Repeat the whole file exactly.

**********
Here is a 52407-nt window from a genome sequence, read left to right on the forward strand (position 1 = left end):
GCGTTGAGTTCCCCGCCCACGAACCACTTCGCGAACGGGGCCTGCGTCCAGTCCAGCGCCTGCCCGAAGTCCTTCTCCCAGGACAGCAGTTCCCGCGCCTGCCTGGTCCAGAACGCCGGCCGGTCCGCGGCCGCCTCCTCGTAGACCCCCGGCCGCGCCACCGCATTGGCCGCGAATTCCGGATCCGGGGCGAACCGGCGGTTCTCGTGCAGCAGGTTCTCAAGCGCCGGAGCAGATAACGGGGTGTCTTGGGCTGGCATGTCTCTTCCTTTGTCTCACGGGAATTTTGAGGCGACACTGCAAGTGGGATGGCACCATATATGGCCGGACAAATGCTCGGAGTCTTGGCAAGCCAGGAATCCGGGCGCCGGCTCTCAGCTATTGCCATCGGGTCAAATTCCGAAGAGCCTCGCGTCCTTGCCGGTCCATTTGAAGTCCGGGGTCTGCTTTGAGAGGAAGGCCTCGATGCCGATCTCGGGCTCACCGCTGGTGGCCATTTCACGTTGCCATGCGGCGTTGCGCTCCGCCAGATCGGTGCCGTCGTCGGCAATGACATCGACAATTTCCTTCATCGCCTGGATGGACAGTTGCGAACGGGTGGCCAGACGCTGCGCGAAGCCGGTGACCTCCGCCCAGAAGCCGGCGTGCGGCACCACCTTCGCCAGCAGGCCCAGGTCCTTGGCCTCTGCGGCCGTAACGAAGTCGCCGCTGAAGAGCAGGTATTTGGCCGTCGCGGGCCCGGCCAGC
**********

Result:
Here is a 52407-nt window from a genome sequence, read left to right on the forward strand (position 1 = left end):
GCGTTGAGTTCCCCGCCCACGAACCACTTCGCGAACGGGGCCTGCGTCCAGTCCAGCGCCTGCCCGAAGTCCTTCTCCCAGGACAGCAGTTCCCGCGCCTGCCTGGTCCAGAACGCCGGCCGGTCCGCGGCCGCCTCCTCGTAGACCCCCGGCCGCGCCACCGCATTGGCCGCGAATTCCGGATCCGGGGCGAACCGGCGGTTCTCGTGCAGCAGGTTCTCAAGCGCCGGAGCAGATAACGGGGTGTCTTGGGCTGGCATGTCTCTTCCTTTGTCTCACGGGAATTTTGAGGCGACACTGCAAGTGGGATGGCACCATATATGGCCGGACAAATGCTCGGAGTCTTGGCAAGCCAGGAATCCGGGCGCCGGCTCTCAGCTATTGCCATCGGGTCAAATTCCGAAGAGCCTCGCGTCCTTGCCGGTCCATTTGAAGTCCGGGGTCTGCTTTGAGAGGAAGGCCTCGATGCCGATCTCGGGCTCACCGCTGGTGGCCATTTCACGTTGCCATGCGGCGTTGCGCTCCGCCAGATCGGTGCCGTCGTCGGCAATGACATCGACAATTTCCTTCATCGCCTGGATGGACAGTTGCGAACGGGTGGCCAGACGCTGCGCGAAGCCGGTGACCTCCGCCCAGAAGCCGGCGTGCGGCACCACCTTCGCCAGCAGGCCCAGGTCCTTGGCCTCTGCGGCCGTAACGAAGTCGCCGCTGAAGAGCAGGTATTTGGCCGTCGCGGGCCCGGCCAGC